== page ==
Half a dozen years removed from one major televised event, West is 10 years to the week removed from another. On September 2, 2005, Kanye West went off-script for “A Concert For Hurricane Katrina Relief” to tell NBC viewers—and subsequently, many more, “George Bush doesn’t care about Black people.” While those sentiments ultimately prompted reaction from the then President of the United States, West publicly stated a controversial opinion that made impact. At a time when few were expressing anything but sympathy, Kanye West was a vessel for the anger many felt watching people lose their lives, their homes, and their histories on the government’s watch.
Perhaps speaking to his 2005 news-making statement, West continued, “Sometimes I feel I died for the artist opinion—I died for artists to have an opinion after they were successful.” Appearing publicly 10 years to the day after he released sophomore, Grammy Award-winning Late Registration, Kanye added, “I’m not no politician, bro.” The same words he stated at the top of his speech were repeated, “Listen to the kids, bro!” Referencing his music and celebrity, the veteran stated, “I will die for the art—for what I believe in. And the art won’t always be polite.” Admitting he had “rolled something up to take the edge off” earlier in the night, he offered advice to his creative peers, “Just worry how you feel at the time, man!” Later on, he would declare, “It’s about ideas, bro. New ideas—people who believe in truth.”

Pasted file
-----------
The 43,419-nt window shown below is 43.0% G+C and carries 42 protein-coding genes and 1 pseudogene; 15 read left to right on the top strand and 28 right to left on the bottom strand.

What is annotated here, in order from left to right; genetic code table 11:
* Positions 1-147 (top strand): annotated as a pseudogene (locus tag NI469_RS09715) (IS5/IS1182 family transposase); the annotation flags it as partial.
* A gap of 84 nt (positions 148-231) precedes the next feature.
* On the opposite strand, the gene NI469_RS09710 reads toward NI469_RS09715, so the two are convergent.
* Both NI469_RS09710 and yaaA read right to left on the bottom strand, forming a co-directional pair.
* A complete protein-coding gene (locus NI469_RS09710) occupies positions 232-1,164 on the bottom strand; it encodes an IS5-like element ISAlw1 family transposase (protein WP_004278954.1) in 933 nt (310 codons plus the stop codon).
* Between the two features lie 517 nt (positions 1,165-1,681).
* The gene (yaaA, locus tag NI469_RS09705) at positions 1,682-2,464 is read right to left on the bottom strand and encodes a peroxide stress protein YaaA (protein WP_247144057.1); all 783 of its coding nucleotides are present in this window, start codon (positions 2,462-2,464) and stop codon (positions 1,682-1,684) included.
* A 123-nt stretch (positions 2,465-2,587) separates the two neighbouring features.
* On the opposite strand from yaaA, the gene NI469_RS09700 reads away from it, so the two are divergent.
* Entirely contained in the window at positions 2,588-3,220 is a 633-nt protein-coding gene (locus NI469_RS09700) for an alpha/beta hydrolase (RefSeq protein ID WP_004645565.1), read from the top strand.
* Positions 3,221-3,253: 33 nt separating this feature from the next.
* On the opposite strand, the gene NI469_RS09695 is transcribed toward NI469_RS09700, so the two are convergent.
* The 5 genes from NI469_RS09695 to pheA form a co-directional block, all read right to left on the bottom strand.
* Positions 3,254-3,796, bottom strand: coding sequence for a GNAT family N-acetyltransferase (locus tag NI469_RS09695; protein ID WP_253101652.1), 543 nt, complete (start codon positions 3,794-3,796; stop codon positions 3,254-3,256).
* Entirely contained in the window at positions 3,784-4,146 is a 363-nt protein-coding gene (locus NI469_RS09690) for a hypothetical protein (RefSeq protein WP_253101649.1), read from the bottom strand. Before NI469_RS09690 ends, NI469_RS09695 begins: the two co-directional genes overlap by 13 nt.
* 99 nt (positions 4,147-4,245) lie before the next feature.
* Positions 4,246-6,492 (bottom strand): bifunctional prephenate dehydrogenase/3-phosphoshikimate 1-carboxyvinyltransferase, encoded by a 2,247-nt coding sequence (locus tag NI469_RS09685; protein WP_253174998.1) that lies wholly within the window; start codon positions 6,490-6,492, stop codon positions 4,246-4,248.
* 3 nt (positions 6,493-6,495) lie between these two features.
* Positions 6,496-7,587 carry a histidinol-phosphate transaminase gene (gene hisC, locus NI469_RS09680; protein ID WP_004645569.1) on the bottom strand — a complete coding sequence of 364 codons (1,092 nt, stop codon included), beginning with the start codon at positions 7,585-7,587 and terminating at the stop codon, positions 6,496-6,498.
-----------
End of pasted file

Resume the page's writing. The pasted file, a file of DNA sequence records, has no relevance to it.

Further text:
Discussing this era of change, perhaps something related to his diverse portfolio of visuals, Kanye then charged, “We not gonna teach low self-esteem and hate to our kids.” He urged that tomorrow’s youth will know how to stand up for themselves, as well as their beliefs. Applying that to his own family heritage, West touted, “If my grandfather was here right now, he would not let me back down.”
Perhaps with both President Bush, and West’s freedom of speech, and President Obama, who called ‘Ye “a jackass” following the 2009 bum-rush of the stage, Kanye West left people with an announcement that permeated the news streams into this morning, “And yes, as you could’ve probably guessed by this moment, in 2020, I have decided to run for President.”
At work on an album reportedly called SWISH, Kanye West’s next moves are a mere guess. 2015’s “FourFiveSeconds” seemingly bridged the gap from a tempered posture and a sheer emotional explosion. Last year’s “Only One” looked back at his mother, and looked at his family now, a loving link between Late Registration and 808’s, at least in content and theme. With an upcoming complete 808’s & Heartbreak concert at California’s outdoor Hollywood Bowl, his past and many shades are deeply relevant to his present.
Nine years ago today (August 31, 2006), Kanye West presented Hype Williams with the Michael Jackson Vanguard Video Award. A lot changed in the near-decade between Kanye West handing a trophy, and being handed one. In the video content alone, it has been a musical and music video run as strong as any. However, the mood, attitude, and gumption of the man behind the art appears to be coming to terms with some things, and hoping to better understand new ones.
Do you take Kanye’s politician ambitions seriously regarding 2020? Does this VMA speech affect your opinion of the man behind the music?